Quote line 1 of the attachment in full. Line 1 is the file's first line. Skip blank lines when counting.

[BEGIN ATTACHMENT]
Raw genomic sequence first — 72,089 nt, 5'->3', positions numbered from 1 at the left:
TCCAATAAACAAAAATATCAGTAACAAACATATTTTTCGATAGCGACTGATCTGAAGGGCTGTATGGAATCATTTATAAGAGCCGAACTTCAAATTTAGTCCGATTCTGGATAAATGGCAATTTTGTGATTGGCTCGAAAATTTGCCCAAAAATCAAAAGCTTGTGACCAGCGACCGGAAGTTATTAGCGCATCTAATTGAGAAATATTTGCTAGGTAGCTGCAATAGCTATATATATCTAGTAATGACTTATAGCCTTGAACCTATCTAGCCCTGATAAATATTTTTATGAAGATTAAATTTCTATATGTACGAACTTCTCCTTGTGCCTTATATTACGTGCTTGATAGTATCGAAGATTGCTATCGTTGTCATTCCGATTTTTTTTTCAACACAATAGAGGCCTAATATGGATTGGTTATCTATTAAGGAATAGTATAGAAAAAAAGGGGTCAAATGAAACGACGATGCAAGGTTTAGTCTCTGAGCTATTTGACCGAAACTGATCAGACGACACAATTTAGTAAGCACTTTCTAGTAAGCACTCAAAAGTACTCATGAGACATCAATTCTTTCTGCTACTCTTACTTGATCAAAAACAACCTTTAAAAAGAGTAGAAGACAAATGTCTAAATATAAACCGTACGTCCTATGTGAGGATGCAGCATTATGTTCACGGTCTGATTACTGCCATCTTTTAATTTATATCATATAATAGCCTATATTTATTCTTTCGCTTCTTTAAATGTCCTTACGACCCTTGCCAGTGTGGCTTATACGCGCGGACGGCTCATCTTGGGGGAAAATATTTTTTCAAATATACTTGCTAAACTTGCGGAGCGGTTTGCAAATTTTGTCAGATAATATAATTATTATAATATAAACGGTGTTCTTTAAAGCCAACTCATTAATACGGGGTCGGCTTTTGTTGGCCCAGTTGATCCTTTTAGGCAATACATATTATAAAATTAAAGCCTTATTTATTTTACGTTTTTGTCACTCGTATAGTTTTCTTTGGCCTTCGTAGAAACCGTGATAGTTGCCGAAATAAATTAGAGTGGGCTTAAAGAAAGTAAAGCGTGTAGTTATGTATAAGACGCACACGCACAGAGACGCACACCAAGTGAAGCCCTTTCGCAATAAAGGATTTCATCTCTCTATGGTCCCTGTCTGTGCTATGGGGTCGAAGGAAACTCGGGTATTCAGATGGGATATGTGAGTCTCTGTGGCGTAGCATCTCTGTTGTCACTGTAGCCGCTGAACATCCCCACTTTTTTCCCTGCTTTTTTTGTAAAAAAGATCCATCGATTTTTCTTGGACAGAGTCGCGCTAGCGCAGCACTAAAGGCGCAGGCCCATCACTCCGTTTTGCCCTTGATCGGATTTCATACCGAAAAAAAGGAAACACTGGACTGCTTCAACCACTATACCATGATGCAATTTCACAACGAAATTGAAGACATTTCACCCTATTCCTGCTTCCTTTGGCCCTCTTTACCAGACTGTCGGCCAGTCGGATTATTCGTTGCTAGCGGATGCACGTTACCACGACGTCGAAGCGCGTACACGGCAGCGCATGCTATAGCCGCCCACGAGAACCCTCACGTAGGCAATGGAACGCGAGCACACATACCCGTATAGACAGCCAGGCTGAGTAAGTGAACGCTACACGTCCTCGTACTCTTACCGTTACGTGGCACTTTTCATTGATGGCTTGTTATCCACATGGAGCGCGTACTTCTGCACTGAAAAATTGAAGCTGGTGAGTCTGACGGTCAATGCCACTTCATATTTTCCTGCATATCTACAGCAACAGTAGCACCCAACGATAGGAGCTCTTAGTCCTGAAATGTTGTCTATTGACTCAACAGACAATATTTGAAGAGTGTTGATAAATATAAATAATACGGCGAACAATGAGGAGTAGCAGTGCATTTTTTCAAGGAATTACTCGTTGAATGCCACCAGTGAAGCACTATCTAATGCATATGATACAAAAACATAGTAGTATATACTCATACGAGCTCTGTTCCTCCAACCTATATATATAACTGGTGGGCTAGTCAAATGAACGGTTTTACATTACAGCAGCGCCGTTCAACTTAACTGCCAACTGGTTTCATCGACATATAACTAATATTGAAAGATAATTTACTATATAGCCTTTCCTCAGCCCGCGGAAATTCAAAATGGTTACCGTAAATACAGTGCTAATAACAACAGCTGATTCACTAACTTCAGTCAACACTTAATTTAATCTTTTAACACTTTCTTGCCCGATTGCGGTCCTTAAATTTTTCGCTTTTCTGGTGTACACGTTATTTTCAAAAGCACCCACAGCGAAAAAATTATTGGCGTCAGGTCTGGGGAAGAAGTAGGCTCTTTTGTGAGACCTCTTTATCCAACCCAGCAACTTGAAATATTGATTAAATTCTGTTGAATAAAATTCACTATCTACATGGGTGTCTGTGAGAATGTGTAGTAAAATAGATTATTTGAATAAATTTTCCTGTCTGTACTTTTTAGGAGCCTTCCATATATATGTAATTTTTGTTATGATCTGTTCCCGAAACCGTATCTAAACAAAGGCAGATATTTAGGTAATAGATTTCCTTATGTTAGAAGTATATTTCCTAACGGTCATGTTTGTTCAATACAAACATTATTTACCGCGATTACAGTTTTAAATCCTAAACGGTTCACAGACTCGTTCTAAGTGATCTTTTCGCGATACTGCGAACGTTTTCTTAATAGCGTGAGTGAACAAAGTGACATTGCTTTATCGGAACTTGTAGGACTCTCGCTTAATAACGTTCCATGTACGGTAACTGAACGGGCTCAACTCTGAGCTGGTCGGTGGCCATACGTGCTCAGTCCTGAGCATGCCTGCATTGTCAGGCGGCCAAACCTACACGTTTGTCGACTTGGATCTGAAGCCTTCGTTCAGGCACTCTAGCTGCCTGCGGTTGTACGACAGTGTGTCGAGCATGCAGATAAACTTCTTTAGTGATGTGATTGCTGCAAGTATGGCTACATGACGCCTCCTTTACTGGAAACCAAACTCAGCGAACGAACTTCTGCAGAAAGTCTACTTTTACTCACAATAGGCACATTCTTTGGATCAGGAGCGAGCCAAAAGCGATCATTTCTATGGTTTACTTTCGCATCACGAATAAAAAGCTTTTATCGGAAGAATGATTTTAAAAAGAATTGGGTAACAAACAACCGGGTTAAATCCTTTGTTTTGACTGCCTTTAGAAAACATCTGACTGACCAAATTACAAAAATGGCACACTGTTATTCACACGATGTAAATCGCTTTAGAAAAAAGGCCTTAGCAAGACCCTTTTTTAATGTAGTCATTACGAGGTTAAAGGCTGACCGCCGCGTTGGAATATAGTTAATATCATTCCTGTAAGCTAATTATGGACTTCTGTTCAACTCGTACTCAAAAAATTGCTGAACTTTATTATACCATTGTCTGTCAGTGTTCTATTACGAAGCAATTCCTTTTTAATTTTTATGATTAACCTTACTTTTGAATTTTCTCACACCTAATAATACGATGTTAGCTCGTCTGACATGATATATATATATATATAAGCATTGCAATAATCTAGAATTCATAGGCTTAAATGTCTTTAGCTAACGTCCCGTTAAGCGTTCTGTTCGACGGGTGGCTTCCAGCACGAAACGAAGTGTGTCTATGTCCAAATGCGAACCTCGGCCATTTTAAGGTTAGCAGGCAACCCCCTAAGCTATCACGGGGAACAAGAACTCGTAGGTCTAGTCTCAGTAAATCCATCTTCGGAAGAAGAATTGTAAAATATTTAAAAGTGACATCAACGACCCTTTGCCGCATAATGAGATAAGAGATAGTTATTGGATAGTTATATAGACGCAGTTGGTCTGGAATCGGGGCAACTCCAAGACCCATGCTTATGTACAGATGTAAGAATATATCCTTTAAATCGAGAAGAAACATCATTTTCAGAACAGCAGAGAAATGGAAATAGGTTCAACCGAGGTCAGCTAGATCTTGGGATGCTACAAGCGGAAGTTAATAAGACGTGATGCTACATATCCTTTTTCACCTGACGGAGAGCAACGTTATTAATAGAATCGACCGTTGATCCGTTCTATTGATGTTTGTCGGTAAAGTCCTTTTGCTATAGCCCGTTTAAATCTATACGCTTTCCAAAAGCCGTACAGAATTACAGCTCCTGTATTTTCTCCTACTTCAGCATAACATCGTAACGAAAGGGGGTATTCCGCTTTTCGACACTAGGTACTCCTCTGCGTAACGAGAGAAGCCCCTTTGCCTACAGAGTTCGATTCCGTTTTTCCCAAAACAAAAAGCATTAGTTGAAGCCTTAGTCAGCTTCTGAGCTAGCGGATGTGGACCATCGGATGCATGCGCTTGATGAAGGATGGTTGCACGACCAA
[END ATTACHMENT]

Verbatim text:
Raw genomic sequence first — 72,089 nt, 5'->3', positions numbered from 1 at the left: